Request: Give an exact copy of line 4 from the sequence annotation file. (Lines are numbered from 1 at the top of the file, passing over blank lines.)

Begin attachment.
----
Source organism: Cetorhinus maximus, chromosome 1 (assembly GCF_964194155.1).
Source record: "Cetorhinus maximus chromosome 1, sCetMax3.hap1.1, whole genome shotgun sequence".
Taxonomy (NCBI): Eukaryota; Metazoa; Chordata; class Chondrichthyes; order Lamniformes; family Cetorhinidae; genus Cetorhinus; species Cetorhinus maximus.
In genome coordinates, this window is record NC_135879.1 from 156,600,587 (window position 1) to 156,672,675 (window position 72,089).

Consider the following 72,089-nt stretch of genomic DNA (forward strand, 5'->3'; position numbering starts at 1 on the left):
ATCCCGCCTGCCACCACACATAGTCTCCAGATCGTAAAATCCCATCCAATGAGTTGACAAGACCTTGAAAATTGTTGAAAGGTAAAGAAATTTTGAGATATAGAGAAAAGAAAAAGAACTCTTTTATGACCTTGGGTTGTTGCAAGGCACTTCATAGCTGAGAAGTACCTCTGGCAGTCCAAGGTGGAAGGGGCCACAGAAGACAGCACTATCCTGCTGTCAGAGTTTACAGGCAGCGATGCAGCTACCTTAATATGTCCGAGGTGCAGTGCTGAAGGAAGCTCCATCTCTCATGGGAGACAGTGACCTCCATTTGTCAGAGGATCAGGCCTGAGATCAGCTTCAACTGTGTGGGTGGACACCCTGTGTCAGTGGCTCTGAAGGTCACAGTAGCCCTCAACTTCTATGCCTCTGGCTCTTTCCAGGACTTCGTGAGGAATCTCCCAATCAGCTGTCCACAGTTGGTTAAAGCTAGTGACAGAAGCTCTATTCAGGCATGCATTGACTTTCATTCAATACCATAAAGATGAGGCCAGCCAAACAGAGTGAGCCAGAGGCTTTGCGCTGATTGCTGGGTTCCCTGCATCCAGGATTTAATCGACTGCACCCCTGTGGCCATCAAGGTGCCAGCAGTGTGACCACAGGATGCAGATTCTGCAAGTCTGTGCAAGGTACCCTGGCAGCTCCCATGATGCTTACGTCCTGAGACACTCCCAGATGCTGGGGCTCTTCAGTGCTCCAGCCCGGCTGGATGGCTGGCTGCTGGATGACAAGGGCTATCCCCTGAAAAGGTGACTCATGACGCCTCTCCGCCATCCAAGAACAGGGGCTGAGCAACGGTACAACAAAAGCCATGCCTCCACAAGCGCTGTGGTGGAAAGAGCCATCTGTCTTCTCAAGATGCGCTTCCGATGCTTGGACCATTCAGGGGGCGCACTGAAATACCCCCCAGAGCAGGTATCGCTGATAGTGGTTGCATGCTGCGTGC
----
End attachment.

In genome coordinates, this window is record NC_135879.1 from 156,600,587 (window position 1) to 156,672,675 (window position 72,089).